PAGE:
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Tuesday, April 28, 2009

Are You Critical?

"Do what you feel in your heart to be right-- for you'll be criticized anyway. You'll be damned if you do, and damned if you don't." Eleanor Roosevelt
How do you feel about the interpretation of this quote? Lately, I view the reality of the words with new interest.
Maybe I'm having slight misconceptions, but I think many Americans have become "permanently critical." I see this in respect to the media, politics, religion, and even personal relationships. I believe that much of this attitude is based on a lack of tolerance in respect to patience. If these people do not rush to criticize, they feel as if they are not in vogue. Now, so much information about scandal, graft, and other negative behavior is being aired that all journalism seems "yellow." Today, it seems that the general attitude of many people suffers from this jaundiced condition. Being overly critical seems to be in fashion.
True, some of the prevalent criticism stems from our human condition. Taught the value of speaking out about perceived misconduct and injustice, human beings naturally practice this behavior of judgment and criticism. This seems perfectly natural and often beneficial to all. But, when rank criticism becomes so inherent in every subject that it serves as a constant defense mechanism, its transformation assumes wicked, negative characteristics. The people who practice overcritical behavior may learn that doing so feels good because they love to see other people fear them.
Perry Noble (August 1, 2007 points out that criticism can become a habit when people grow up in a family steeped in finding fault. These people may not be aware of the damage they are inflicting by being so critical, and they merely criticize others because they are constantly criticized themselves. Keenly attuned to an environment of negative thinking, these critics pass a bad habit to other generations. People can receive wounds inflicted by criticism in their childhood and carried in their subconscious minds as conditions that later cause them to become sarcastic adults.
Today, it is relatively easy for people to lob accusations and point out problems while sitting behind a computer screen in the comfortable confines of home. How much different would it be for these people to go face-to-face on common ground with their adversaries and have a rich conversation about an issue at hand? In the age of blips of information and dribbles of content, most prefer to aim their venom from afar and rely on minimal context to convey the bite of their message. Used as a defense mechanism, such criticism keeps others from getting too close.
Carla Valencia ( contends that the more conscious people become about negative criticism they receive, the more they realize that these people are in pain and have no other way to express it. These pained people may feel that being critical gives them a great deal of power and control. Their behavior forces others to pay attention to them while they hide their imperfections behind a black veil of criticism.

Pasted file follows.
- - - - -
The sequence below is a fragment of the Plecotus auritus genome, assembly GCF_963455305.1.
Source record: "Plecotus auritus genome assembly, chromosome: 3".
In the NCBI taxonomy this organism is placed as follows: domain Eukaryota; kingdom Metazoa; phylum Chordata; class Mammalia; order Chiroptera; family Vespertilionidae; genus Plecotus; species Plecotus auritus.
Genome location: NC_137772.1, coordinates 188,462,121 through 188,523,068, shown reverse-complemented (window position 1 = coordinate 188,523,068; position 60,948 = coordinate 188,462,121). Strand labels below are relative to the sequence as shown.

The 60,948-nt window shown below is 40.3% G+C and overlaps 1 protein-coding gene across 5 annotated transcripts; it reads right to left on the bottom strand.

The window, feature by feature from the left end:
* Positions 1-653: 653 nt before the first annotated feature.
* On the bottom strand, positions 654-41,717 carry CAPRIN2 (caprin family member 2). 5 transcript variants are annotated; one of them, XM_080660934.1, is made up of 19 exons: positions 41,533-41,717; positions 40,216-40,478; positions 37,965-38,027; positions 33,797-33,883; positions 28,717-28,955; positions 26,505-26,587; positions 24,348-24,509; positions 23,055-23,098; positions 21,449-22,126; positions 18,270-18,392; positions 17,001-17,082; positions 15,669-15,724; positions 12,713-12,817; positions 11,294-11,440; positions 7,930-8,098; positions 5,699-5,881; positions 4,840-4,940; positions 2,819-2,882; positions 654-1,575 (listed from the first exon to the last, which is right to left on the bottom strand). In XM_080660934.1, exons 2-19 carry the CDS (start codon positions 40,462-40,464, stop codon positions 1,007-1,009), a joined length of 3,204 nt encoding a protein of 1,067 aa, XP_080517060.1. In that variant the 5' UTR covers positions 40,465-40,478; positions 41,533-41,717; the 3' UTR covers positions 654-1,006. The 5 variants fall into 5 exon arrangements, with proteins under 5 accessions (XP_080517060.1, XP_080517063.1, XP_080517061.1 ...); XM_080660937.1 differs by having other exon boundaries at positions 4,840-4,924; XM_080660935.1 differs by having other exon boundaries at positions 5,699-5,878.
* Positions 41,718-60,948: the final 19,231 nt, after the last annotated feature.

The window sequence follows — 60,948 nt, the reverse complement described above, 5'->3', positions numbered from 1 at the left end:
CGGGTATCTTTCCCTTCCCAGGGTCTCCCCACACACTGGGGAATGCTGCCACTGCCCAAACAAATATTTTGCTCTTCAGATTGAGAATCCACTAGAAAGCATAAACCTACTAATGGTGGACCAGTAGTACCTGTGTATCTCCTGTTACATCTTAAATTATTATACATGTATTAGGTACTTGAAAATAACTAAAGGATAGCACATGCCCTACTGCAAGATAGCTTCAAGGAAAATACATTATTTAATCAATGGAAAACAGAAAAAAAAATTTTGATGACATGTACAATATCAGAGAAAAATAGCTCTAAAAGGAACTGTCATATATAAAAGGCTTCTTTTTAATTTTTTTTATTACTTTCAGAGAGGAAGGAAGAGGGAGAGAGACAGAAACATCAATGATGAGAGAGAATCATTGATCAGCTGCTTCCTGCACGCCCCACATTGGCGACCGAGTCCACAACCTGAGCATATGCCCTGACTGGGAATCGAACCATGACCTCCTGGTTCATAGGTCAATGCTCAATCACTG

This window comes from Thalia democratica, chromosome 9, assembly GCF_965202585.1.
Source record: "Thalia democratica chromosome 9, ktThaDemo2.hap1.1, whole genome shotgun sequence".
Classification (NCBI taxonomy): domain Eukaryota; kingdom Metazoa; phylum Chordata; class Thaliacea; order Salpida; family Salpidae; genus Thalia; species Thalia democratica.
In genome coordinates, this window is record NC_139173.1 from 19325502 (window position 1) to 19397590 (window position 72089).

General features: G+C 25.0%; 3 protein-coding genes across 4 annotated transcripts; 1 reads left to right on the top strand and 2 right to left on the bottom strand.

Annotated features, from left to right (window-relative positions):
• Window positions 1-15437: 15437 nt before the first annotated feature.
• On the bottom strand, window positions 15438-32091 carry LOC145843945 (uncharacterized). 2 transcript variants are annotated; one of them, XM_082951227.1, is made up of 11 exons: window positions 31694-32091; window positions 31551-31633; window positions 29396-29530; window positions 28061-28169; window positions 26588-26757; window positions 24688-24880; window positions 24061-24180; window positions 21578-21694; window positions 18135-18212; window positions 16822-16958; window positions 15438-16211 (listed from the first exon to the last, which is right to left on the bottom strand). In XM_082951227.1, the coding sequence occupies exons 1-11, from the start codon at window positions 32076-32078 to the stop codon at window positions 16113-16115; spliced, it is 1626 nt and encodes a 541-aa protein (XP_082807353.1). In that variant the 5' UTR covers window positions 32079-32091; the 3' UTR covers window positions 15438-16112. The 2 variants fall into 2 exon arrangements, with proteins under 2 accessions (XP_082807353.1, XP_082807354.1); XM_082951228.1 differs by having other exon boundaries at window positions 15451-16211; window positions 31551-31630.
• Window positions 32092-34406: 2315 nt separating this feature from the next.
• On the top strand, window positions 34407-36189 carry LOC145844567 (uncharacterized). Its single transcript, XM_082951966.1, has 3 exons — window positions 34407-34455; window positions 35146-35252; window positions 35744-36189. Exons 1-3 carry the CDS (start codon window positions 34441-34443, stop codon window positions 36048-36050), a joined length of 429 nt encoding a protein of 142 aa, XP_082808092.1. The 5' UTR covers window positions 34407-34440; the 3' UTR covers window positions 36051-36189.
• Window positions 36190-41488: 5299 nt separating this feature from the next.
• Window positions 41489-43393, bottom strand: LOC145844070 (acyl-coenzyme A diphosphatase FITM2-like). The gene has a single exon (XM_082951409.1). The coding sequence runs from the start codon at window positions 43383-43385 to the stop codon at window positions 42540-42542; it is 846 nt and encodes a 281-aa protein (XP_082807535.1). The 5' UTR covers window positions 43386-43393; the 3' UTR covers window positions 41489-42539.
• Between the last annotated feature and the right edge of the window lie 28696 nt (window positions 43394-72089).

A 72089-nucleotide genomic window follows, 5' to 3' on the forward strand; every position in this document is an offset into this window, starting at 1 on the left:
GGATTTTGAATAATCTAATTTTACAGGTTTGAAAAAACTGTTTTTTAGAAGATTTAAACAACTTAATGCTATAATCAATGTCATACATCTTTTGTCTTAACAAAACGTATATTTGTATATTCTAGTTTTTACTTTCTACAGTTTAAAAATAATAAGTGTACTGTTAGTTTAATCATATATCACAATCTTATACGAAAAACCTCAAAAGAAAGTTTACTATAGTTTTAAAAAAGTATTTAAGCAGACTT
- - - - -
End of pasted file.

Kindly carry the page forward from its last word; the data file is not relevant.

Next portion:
Valencia makes a distinction between receiving criticism instead of receiving feedback. Excess criticism usually signifies that the critic has low self esteem. People who feel inadequate and who want to feel superior to others put people down through criticism so they can feel better about themselves.
Feelings of superiority stoke the inner fires that make these people feel right in their narrow views. As Neil Rosenthal puts it, being overly critical "convinces me I’m right and you’re wrong and protects me against criticism by striking first." (
On the other hand, good feedback can be dutiful to the critic and very beneficial to the recipient. To gain something useful should always be the goal of the message. In turn, to teach something useful should always be the goal of feedback.
Over criticism serves to degrade and to tear down the self esteem of others. People haunted by anger over unmet goals may live miserable lives and blame others for what has happened to them. (
People may ask themselves, "Am I attempting to better a situation or just be heard? Is it worth it to answer back if I know the other person is resistant to change? Am I offering feedback because of something I fear myself?" When the answer is yes to any of these questions, the critic should see a red flag.
Ron Potter-Efron, author of Rage gives excellent advice to those concerned about being overly critical:
First, Potter-Efron suggests you train yourself to look for the good, instead of the bad in others. Set a goal for the next 24-hours to notice as many good things about the world and about other people as you can. Do this every day for a month. You’re retraining your brain to think in an entirely different way, so it will take time. Second, set a goal of noticing the good in others during moments when you would otherwise only see their bad points. The following question may help you: “I could have complained about …., but instead I noticed….” The more you train yourself to look for the good, the more good you will find. Third, look carefully at your inner critic and what s/he says to you—about you. Your inner critic operates by critiquing, criticizing and correcting your behavior, but frequently does so in a way that really undermines your self-esteem and self-confidence. It can easily make you feel like a mental, intellectual and emotional midget. If you’re pretty critical of others, it’s a fair guess that you’re extremely (critical) of yourself.
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